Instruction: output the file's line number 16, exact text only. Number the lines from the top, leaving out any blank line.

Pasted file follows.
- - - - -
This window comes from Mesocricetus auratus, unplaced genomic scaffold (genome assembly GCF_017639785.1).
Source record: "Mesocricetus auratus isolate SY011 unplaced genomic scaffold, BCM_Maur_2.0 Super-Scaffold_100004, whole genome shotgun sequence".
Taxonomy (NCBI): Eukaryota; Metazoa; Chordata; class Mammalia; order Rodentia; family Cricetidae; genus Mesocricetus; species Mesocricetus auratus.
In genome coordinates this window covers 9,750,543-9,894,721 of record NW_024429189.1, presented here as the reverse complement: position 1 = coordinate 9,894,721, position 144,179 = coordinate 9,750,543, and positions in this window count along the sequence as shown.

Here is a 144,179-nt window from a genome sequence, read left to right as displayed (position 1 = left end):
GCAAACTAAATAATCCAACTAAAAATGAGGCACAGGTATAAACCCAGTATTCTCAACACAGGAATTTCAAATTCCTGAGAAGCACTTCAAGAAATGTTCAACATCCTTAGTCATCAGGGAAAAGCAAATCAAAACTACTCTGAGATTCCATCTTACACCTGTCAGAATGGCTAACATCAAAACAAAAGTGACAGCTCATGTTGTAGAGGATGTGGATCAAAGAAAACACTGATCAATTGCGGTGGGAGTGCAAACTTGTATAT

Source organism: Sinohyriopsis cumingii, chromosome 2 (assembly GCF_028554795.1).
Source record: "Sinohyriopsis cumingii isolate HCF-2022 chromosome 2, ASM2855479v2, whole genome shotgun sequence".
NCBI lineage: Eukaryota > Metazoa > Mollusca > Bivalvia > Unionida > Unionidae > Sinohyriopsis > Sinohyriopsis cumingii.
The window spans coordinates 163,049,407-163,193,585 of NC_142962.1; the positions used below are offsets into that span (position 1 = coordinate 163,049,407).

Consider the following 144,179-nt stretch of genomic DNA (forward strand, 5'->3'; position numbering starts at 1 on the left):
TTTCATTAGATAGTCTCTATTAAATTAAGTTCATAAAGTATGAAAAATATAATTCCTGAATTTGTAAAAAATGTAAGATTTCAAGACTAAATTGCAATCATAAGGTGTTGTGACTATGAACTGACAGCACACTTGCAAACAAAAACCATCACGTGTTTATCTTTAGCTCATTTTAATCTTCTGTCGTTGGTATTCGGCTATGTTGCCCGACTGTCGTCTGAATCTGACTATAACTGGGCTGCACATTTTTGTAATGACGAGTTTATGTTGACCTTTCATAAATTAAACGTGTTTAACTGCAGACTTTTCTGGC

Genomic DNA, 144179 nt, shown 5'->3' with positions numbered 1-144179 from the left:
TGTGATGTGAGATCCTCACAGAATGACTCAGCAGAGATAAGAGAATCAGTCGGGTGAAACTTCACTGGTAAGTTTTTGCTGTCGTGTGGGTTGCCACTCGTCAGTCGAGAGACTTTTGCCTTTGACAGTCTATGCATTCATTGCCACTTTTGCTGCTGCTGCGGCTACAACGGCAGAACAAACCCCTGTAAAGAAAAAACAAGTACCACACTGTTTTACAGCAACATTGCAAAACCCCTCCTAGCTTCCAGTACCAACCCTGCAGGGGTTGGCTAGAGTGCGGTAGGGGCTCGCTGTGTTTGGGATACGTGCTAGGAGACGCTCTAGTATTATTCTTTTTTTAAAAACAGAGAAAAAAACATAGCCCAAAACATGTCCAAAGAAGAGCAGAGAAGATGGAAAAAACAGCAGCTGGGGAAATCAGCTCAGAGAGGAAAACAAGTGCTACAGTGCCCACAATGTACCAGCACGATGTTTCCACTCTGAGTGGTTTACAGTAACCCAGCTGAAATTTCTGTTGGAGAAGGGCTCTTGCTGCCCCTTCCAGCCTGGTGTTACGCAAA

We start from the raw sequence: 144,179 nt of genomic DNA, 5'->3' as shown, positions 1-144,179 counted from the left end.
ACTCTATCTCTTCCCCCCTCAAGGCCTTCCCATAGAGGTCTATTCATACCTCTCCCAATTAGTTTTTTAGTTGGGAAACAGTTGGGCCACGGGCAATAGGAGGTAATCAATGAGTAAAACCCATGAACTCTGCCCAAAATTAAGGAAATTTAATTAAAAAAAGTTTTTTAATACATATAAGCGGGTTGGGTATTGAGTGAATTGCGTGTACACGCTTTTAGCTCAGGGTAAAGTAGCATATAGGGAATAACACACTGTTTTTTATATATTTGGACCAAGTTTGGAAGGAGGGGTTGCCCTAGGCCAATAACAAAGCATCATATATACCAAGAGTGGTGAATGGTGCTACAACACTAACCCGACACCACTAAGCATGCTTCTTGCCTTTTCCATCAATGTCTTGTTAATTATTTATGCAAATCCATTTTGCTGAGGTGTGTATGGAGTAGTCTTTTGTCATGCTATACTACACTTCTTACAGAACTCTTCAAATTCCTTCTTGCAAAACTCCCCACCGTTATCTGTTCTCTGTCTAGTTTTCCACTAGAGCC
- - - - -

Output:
ACTCTATCTCTTCCCCCCTCAAGGCCTTCCCATAGAGGTCTATTCATACCTCTCCCAATTAGTTTTTTAGTTGGGAAACAGTTGGGCCACGGGCAATAGGAGGTAATCAATGAGTAAAACCCATGAACTCTGCCCAAAATTAAGGAAATTTAATTAAAAAAAGTTTTTTAATACATATAAGCGGGTTGGGTATTGAGTGAATTGCGTGTACACGCTTTTAGCTCAGGGTAAAGTAGCATATAGGGAATAACACACTGTTTTTTATATATTTGGACCAAGTTTGGAAGGAGGGGTTGCCCTAGGCCAATAACAAAGCATCATATATACCAAGAGTGGTGAATGGTGCTACAACACTAACCCGACACCACTAAGCATGCTTCTTGCCTTTTCCATCAATGTCTTGTTAATTATTTATGCAAATCCATTTTGCTGAGGTGTGTATGGAGTAGTCTTTTGTCATGCTATACTACACTTCTTACAGAACTCTTCAAATTCCTTCTTGCAAAACTCCCCACCGTTATCTGTTCTCTGTCTAGTTTTCCACTAGAGCC